# Strange speeds of `x in range(…)` checks

With `r = range(1500, 2500)`, I benchmarked `x in r` for `x` below/in/above the range:

``````1000 in r :   58 ns ± 0 ns
2000 in r :  101 ns ± 1 ns
3000 in r :   58 ns ± 0 ns
``````

Checking 1000 is faster than checking 2000? Makes sense, as for 1000, Python knows the result after only checking the range’s lower bound, whereas for 2000 it needs to check both bounds.

Checking 3000 is faster than checking 2000? Makes sense, as for 3000, Python knows the result after only checking the range’s upper bound, whereas for 2000 it needs to check both bounds.

Hey… waaaiiit a minute…

How does it know which bound to check first? How can 1000 and 3000 both be checked faster than 2000?

Benchmark code (Try it online!):

``````from timeit import repeat
from statistics import mean, stdev

setup = 'r = range(1500, 2500)'

n = 10**4
for _ in range(3):
for x in 1000, 2000, 3000:
code = f'{x} in r'
ts = repeat(code, setup, number=n, repeat=100)
ts = [t/n * 1e9 for t in sorted(ts)[:10]]
print(code, ':  %3d ns ± %d ns' % (mean(ts), stdev(ts)))
print()
``````

### >Solution :

In CPython, the implementation first checks the value against both endpoints:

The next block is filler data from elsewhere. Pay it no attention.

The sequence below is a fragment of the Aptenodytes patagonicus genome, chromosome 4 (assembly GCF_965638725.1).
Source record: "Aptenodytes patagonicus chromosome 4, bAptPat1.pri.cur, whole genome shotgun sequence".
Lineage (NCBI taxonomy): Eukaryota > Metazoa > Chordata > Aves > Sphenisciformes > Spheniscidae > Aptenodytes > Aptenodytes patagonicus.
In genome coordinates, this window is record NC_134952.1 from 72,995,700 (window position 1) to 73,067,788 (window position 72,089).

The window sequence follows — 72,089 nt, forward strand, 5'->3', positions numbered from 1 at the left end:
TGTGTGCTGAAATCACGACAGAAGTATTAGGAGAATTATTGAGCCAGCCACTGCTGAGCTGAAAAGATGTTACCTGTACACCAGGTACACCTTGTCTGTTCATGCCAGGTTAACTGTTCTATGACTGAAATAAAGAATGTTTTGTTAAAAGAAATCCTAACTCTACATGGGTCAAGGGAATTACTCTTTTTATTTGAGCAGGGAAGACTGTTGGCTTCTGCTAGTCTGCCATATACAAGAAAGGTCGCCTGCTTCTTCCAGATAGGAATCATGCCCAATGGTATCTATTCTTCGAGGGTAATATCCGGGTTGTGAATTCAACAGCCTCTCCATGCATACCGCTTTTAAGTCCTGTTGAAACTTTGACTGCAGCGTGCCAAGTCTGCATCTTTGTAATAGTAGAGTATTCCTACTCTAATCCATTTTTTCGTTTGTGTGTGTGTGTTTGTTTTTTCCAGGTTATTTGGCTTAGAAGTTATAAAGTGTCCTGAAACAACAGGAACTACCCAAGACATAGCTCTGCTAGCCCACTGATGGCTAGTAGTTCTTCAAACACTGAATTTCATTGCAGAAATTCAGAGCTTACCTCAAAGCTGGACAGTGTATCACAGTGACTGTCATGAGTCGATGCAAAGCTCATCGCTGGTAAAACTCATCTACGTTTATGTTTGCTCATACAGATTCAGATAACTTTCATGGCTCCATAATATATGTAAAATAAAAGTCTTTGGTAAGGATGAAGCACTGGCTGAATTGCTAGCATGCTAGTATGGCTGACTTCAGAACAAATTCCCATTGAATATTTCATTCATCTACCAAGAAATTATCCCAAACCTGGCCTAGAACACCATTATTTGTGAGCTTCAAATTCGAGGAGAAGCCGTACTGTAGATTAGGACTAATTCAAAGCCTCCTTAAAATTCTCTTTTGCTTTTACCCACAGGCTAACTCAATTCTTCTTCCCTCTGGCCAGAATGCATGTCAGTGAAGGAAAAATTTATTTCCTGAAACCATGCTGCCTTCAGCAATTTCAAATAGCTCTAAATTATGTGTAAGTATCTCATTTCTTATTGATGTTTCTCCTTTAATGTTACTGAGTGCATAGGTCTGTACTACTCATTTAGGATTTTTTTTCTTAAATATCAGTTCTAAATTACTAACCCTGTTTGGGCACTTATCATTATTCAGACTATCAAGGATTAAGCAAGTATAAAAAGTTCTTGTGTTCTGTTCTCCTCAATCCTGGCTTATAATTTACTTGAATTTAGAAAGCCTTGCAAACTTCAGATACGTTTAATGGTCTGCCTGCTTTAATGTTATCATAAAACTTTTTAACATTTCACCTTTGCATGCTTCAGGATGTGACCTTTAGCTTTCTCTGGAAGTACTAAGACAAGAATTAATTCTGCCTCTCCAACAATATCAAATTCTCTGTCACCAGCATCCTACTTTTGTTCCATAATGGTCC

``````if (cmp1 == 1) { /* positive steps: start <= ob < stop */
cmp2 = PyObject_RichCompareBool(r->start, ob, Py_LE);
cmp3 = PyObject_RichCompareBool(ob, r->stop, Py_LT);
}
``````

If either is false, it can exit immediately:

``````if (cmp2 == 0 || cmp3 == 0) { /* ob outside of range */
result = 0;
goto end;
}
``````

If both checks are true, though, it then has to check if the stride rejects the value. (For example, `2000 in range(1501, 2500)` is true, but `2000 in range(1501, 2500, 2)` is false.)

``````tmp1 = PyNumber_Subtract(ob, r->start);
if (tmp1 == NULL)
goto end;
tmp2 = PyNumber_Remainder(tmp1, r->step);
if (tmp2 == NULL)
goto end;
/* result = ((int(ob) - start) % step) == 0 */
result = PyObject_RichCompareBool(tmp2, zero, Py_EQ);
``````

It’s this last step that makes `2000 in range(1500, 2500)` slower than either out-of-bound check.

(See https://github.com/python/cpython/blob/main/Objects/rangeobject.c#L381 for the full implementation.)